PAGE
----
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Young Chinese drive rise in reading books

By Liu Ming | | Updated: 2019-01-10 15:39
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A woman reads a book at Fang Suo Commune, a creative bookstore in Chengdu, Southwest China's Sichuan province, March 31, 2018. [Photo/Xinhua]

The number of China's readers and the total time Chinese spent reading saw a significant increase in 2018, a new report from Chinese e-commerce giant Alibaba said.

The report, based on data from Alibaba's platforms, including e-commerce platforms Tmall and Taobao, flea market platform Xianyu, and internet literature platform Alibaba Literature, attributed the increase to easy and convenient ways to buy books and the popularity of e-books.

According to the report, in 2018, the number of Chinese readers increased by almost 30 million, the majority of whom are people born in the 1990s and 2000s, and those who bought or read books on these Alibaba's platforms on average have read one more book compared to 2017 and purchased 5.5 print books.

The report also offered some insights into the reading habits of Chinese readers. Compared with their elders, young Chinese born in the 1990s and 2000s prefer e-books to print books, according to the report. Almost half (46 percent) of e-book readers are people born in the 1990s. People aged 18 to 34 account for more than 60 percent of users on Tmall's e-reading app. The peak time for reading books on cellphones is from 9 pm to 11 pm, the report said.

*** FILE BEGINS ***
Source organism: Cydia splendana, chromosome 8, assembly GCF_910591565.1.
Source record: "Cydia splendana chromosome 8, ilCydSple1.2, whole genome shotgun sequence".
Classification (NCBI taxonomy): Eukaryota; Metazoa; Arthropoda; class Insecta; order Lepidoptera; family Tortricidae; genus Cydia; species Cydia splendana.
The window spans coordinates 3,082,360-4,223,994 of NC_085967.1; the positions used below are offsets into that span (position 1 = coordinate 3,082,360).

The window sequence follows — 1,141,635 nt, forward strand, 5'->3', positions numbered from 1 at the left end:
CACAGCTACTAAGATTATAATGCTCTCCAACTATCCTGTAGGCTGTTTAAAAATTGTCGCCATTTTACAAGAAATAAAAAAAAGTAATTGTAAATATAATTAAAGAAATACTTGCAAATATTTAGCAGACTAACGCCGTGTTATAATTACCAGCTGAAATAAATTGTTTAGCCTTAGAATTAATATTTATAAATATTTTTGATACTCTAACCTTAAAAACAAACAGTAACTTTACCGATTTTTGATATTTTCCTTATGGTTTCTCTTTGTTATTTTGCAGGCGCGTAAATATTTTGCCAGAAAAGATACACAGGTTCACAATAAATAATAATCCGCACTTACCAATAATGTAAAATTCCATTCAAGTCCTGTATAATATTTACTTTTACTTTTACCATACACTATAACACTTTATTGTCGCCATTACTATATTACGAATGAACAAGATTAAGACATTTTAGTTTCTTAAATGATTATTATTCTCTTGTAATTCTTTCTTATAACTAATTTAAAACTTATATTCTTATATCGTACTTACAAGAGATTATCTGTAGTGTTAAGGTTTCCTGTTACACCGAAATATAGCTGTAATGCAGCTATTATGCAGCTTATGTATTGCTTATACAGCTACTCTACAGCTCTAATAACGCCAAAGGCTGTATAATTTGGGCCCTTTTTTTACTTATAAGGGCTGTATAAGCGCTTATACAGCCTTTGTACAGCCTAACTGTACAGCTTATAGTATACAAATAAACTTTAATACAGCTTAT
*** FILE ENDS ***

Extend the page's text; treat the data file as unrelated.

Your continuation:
Chinese people show different reading preferences for content when reading in digital and traditional formats. Fiction, success literature and books in social sciences and the humanities are the most popular book genres for e-reading, while for traditional reading, people turn to children's literature, textbooks and supplemental materials, picture books, magazines and journals.

Provinces and municipalities in coastal areas have the most voracious readers in China, the report found. Guangdong province, with citizens accounting for 11.5 percent of the country's readers, came on top for book reading and purchasing, followed by the provinces of Jiangsu (8.4 percent) and Zhejiang (7.2 percent).

The year 2018 also saw a boom in sales, swaps or giveaways of used books, the report noted. Data from Xianyu showed that over the past year, Guangdong residents traded or gave away 1.59 books per person on average, the most in China, followed by Shanghai residents with 1.11 books and Beijing residents with 1.08 books.

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